slab foundation repair
When my foundation repair consultant, Richard Nash, suggested I have a plumber out to check for a slab leak, he made one criteria clear.
“Have them wait at least two hours to see if the water level drops.”
Here is what he meant. A lot of the slab leaks in houses built in the 1970s as mine was occur in the out-going or sewer lines. And that is because the cast iron pipes used under the concrete slab foundations are starting to fail.
The plumbers come in and pull up one of the toilets and set it aside. Then they basically plug up the sewer lines and run water from faucets until they can see water backing up into the line where the toilet was. They let the water come up to just below the floor tile then shut it off.
Then the waiting begins to see if the water level drops. If it does, (more…)
Foundation contractors sometimes offer up to three methods of underpinning a house foundation. These three main methods of repair include pushed concrete piers, steel piers and the drilled or bell bottom pier.
I’ve run across one company that says the bell bottom pier is the best way to go. It is the oldest method, most tested and most reliable form of underpinning a house with foundation problems. It is the type of pier used in highway and major commercial construction and has been for years. The company is Dawson Foundation Repair and has locations across Texas.
A Slab Foundation on Heavy Clay Soil is Subject to Movement
During the rainy season, clay soils expand with the added moisture. When the soils dry out the clay soils shrink. This can cause not only up and down movement of your foundation but also lateral movement. And this can cause the classic signs of foundation problems…diagonal cracks in the walls, inside and out, doors and windows that don’t work right and uneven floors. (more…)
If you have your concrete slab foundation inspected by either a repair contractor, or better yet, an independent professional structural engineer, you are likely to get an elevation report produced by one of two tools:
A Compu Level or a manometer. When I had my inspection done, the engineer used a Compu Level. I received a report that detailed variances in elevation from one end of my slab to the other. For example, there was a 3-4 inch drop in one corner of the house when compared to the center of the slab.
Nice to know. I suppose. But in practical terms, what does that really tell you? Unless you have a benchmark of some kind to compare the readings against, not a whole lot. Do I have elevation readings from when the slab was newly poured? No. (more…)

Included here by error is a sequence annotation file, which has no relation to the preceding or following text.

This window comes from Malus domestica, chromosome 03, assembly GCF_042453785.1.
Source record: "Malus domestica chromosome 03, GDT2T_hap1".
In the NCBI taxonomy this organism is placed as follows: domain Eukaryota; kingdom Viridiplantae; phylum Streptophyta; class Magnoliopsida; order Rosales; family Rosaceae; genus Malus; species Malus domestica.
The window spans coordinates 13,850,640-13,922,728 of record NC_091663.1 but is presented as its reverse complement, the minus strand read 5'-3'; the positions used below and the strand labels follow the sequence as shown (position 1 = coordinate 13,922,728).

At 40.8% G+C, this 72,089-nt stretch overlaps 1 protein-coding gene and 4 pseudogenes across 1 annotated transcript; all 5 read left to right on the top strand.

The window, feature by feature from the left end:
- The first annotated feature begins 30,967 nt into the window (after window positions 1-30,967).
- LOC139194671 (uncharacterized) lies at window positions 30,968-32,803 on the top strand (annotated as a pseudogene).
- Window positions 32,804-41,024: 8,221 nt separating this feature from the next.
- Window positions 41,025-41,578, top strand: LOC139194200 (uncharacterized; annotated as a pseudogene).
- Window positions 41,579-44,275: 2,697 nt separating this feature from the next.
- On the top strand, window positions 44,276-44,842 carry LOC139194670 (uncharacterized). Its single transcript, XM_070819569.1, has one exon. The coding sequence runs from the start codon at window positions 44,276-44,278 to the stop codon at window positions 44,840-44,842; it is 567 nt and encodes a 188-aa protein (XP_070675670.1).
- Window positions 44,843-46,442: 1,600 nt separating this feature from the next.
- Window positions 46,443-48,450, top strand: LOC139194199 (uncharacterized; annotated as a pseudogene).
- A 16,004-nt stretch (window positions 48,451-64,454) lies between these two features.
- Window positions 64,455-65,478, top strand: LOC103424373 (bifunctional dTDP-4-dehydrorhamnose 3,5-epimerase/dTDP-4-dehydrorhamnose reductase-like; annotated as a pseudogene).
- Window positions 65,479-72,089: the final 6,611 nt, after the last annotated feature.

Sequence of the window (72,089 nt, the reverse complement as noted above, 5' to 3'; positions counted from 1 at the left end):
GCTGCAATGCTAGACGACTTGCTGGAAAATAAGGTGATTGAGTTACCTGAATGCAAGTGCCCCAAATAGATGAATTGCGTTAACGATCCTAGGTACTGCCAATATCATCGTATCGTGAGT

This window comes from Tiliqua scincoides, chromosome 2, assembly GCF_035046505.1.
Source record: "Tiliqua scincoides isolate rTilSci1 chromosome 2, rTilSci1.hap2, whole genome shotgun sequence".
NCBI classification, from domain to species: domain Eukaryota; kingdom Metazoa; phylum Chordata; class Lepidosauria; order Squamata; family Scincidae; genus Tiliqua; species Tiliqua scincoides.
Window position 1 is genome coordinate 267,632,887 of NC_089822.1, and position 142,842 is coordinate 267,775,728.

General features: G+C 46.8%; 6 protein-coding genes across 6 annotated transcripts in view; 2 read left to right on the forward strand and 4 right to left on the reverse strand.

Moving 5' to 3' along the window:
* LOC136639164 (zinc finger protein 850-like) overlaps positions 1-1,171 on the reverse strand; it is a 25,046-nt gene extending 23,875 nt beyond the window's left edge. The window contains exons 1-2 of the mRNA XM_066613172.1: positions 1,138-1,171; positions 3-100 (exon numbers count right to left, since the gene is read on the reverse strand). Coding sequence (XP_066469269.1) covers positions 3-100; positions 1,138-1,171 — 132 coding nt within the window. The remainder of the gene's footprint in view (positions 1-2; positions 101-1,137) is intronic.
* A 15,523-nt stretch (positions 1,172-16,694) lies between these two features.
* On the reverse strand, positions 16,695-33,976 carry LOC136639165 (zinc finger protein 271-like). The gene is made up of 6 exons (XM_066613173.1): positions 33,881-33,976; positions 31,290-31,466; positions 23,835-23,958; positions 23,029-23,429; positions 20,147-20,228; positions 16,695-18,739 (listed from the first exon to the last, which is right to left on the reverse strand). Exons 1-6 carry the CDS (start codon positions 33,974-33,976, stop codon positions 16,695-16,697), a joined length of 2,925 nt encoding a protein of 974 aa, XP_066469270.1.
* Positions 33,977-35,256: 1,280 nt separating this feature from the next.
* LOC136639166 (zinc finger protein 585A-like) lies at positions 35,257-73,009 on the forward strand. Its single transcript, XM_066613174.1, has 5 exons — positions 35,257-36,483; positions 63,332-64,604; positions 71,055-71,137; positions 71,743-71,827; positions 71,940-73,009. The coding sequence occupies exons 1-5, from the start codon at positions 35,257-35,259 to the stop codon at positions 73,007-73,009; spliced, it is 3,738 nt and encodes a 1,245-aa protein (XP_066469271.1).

How does the home owner get a fair price on the cost of foundation repair? To begin with,
remember the following rule of thumb.
Foundation repair companies sell piers. The more they sell and the more they can charge you per pier, the bigger the salesman’s commission and the more the company makes.
Be aware that in large metropolitan areas with foundation problems, several companies that do foundation leveling may also own other foundation repair entities.
This means you have a real possibility, without you realizing it, of getting multiple bids from the same company. They just use different names. And the different phone numbers could be going into the same office.
Beware that most every foundation repair contractor has a preferred type of pier.
We are experiencing a pretty long hot dry spell in my part of the world. That means making sure the clay soil around my concrete slab-on-ground foundation doesn’t dry up and pull away. I’ve been running the soaker hoses pretty regularly and they do a nice job keeping the ground around the perimeter of my foundation moist or at least not too dry. We call it “watering the foundation.”
I did notice that one of the soaker hoses in the front was sending a 2 foot spray in the air. The problem with that is a reduction in the water pressure down stream from the spray and a less even distribution of water around that part of the foundation.
The fix is simple since soaker hoses are such low tech creatures. Mark the hose where the spray comes out, let the hose dry out a bit, then wrap the area with hose repair tape. Electrical tape works too. You are just trying to knock down a spray, not stop a leak.
If you are using soaker hoses to keep even moisture around your slab foundation it is a good idea to walk the perimeter once a week or so and look for breaks or big leaks that need fixing.